Most people would be aware that Channel 9 here in Australia will begin showing a new television comedy game show on 3 April 2016 and this show is titled “You’re Back in the Room”. The show will be hosted by Darryl Somers and will star Keith Barry as the hypnotist hypnotising volunteers. The show first aired in Britain in 2015 and has either shown or will be aired in France, Columbia and Slovenia.
As with stage hypnosis shows, I would expect this production to have some very funny skits however and based upon the advertising ‘teasers’ I have seen to date, I would also expect that some of the activities to be less so. One thing is for certain; the show will raise the topic of hypnosis to another level here in Australia. It is how this is raised that is of interest to me and should be to other hypnotists – especially those operating as hypnotherapists.
It will be interesting to see how the production deals with the topic of hypnosis and I do hope that it does treat hypnosis with the respect that it deserves. I suspect though that it will attempt to elevate hypnosis to the realm of the mystical and elevate the hypnotist to some ‘all powerful manipulator’. I hope not!!
For a number of years now, ever since I became the President of the Professional Hypnotists of Western Australia, and then the Professional Hypnotherapists of Australia Inc., I have worked to bring hypnosis (and hypnotherapy) in to being accepted as a better-known, credible modality. I have done television news spots, radio slots and continue to do public information session, presentation to medical practice personnel, presentations at libraries and presentations/ infotainment lectures for passengers on cruise ships. The purpose behind all of this has been to remove some of the myth and prejudice that has developed around or about hypnosis; in short; to remove the Hollywood hype! Even now at these presentations I will be asked about a person being ‘stuck’ in hypnosis or a hypnotist implanting a suggestion directing the individual to commit some heinous crime.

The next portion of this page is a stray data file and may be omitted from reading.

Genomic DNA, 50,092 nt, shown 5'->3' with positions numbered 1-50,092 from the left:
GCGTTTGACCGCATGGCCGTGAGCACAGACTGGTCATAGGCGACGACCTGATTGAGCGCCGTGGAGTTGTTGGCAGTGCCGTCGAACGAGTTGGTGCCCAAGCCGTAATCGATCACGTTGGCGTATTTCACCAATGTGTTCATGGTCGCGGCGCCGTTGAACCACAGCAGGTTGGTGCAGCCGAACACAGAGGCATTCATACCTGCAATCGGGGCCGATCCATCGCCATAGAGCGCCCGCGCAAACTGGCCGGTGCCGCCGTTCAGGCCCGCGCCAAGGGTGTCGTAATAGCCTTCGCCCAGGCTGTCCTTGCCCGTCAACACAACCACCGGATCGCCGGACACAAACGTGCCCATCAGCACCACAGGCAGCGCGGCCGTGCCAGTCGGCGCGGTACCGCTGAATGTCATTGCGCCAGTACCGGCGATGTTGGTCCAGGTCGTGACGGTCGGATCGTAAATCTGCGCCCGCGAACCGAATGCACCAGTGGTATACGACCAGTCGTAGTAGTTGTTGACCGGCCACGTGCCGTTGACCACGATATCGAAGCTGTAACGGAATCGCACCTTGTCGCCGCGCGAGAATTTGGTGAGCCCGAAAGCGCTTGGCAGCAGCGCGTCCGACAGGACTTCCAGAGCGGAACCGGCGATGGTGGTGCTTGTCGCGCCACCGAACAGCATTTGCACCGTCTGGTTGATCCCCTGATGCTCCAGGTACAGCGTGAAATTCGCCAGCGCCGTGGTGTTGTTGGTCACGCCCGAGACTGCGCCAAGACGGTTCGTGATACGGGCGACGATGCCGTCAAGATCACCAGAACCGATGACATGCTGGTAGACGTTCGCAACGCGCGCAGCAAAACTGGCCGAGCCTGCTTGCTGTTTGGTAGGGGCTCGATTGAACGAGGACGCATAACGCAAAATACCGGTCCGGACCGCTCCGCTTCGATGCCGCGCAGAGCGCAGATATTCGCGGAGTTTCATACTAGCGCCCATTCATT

While these preconceived notions are easy to address at the time when asked, it is the fact that these ideas have developed at all that concerns me. I have seen movies/shows and read novels that place hypnosis and the hypnotists’ ability to turn people into mindless automatons as the forefront of the storyline but I have also seen movies/shows and read novels that show people travelling at warp-speed or people flying or people stopping bullets! The curious aspect is that people understand that all of these activities are fantasy and entertainment but see hypnosis and believe that it is being presented in documentary fashion.
Anyone that would care to do some research (and that research can consist of a quick Google search) will find that there exists a plethora of articles, commentaries, academic research papers and information on hypnosis. Some of this is aligned with the negative ‘it doesn’t really work’ opinion but the majority is favourable and positive about the ability for hypnosis to impact positively on people achieving change. No where (other than in non-fiction) have a I seen examples of, or suggestions that anyone can be turned into mass-murderer, mindless criminal or someone that can be made to do anything that is fundamentally against their morals, ethics or principals in the blink of an eye.
My sincere hope is that; when the television show “You’re Back in the Room” airs, it will not continually allude to the ‘power’ of the hypnotist and elevate hypnosis to anything beyond the entertainment. I would similarly hope that the host, the hypnotist and the producers treat the people on stage with the respect that they are entitled. After all, as Martin St James used to say, “they are actual stars of the show”.
I do suspect though that one of the perhaps unintended consequences of airing this game show is that the public’s understanding of hypnosis, trust in the modality of hypnosis and hypnotists in general and confidence when engaging hypnosis for therapeutic purposes will be diluted at best and negatively impacted at worst.
As I’ve done in the past and will continue to do in the future, I will persist in taking every avenue available to disband this belief, promote hypnosis and hypnotherapy as excellent stand-alone treatments or valuable adjuncts to other treatment options. I would encourage any and all hypnotists and hypnotherapists to do similar. After all, we all have an ongoing responsibility to the profession.